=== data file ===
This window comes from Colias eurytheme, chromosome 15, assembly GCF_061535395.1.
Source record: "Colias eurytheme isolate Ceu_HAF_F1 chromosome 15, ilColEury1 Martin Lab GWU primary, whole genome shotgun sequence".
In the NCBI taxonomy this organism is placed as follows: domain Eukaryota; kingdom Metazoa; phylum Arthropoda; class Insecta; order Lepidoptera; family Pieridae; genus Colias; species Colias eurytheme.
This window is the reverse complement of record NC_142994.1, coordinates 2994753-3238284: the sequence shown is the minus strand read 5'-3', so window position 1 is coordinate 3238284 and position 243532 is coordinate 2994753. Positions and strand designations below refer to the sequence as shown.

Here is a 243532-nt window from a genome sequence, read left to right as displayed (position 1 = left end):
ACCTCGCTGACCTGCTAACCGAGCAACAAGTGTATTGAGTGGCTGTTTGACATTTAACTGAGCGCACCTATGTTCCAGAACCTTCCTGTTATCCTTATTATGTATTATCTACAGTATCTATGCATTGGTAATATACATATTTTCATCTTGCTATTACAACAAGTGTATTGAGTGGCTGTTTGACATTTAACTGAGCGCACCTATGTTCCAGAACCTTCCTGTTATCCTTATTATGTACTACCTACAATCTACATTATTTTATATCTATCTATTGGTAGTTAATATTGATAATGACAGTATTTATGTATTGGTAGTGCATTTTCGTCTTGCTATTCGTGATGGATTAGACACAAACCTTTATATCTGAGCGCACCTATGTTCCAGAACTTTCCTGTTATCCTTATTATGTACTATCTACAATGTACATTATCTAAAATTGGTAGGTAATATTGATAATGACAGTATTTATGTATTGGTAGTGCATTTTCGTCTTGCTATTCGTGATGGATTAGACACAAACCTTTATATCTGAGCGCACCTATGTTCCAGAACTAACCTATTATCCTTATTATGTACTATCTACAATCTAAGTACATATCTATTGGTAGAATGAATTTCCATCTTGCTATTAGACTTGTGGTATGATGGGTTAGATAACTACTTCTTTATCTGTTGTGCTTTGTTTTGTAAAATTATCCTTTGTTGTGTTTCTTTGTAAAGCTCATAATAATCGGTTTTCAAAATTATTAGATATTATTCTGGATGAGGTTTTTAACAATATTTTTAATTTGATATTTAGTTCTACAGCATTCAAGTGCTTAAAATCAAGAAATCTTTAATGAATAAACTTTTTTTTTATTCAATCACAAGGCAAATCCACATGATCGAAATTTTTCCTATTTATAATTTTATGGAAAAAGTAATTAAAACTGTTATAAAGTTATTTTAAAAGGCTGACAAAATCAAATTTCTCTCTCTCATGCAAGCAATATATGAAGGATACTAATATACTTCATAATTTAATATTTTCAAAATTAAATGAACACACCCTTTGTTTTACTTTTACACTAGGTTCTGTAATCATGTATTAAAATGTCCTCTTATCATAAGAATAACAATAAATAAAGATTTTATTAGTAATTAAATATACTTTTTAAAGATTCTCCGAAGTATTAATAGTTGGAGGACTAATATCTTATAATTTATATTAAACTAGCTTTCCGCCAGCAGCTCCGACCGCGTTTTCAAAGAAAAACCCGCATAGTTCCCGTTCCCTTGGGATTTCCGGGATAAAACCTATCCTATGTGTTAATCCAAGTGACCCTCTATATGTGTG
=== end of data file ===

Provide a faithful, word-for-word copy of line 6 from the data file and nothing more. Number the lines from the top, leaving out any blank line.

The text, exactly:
ACCTCGCTGACCTGCTAACCGAGCAACAAGTGTATTGAGTGGCTGTTTGACATTTAACTGAGCGCACCTATGTTCCAGAACCTTCCTGTTATCCTTATTATGTATTATCTACAGTATCTATGCATTGGTAATATACATATTTTCATCTTGCTATTACAACAAGTGTATTGAGTGGCTGTTTGACATTTAACTGAGCGCACCTATGTTCCAGAACCTTCCTGTTATCCTTATTATGTACTACCTACAATCTACATTATTTTATATCTATCTATTGGTAGTTAATATTGATAATGACAGTATTTATGTATTGGTAGTGCATTTTCGTCTTGCTATTCGTGATGGATTAGACACAAACCTTTATATCTGAGCGCACCTATGTTCCAGAACTTTCCTGTTATCCTTATTATGTACTATCTACAATGTACATTATCTAAAATTGGTAGGTAATATTGATAATGACAGTATTTATGTATTGGTAGTGCATTTTCGTCTTGCTATTCGTGATGGATTAGACACAAACCTTTATATCTGAGCGCACCTATGTTCCAGAACTAACCTATTATCCTTATTATGTACTATCTACAATCTAAGTACATATCTATTGGTAGAATGAATTTCCATCTTGCTATTAGACTTGTGGTATGATGGGTTAGATAACTACTTCTTTATCTGTTGTGCTTTGTTTTGTAAAATTATCCTTTGTTGTGTTTCTTTGTAAAGCTCATAATAATCGGTTTTCAAAATTATTAGATATTATTCTGGATGAGGTTTTTAACAATATTTTTAATTTGATATTTAGTTCTACAGCATTCAAGTGCTTAAAATCAAGAAATCTTTAATGAATAAACTTTTTTTTTATTCAATCACAAGGCAAATCCACATGATCGAAATTTTTCCTATTTATAATTTTATGGAAAAAGTAATTAAAACTGTTATAAAGTTATTTTAAAAGGCTGACAAAATCAAATTTCTCTCTCTCATGCAAGCAATATATGAAGGATACTAATATACTTCATAATTTAATATTTTCAAAATTAAATGAACACACCCTTTGTTTTACTTTTACACTAGGTTCTGTAATCATGTATTAAAATGTCCTCTTATCATAAGAATAACAATAAATAAAGATTTTATTAGTAATTAAATATACTTTTTAAAGATTCTCCGAAGTATTAATAGTTGGAGGACTAATATCTTATAATTTATATTAAACTAGCTTTCCGCCAGCAGCTCCGACCGCGTTTTCAAAGAAAAACCCGCATAGTTCCCGTTCCCTTGGGATTTCCGGGATAAAACCTATCCTATGTGTTAATCCAAGTGACCCTCTATATGTGTG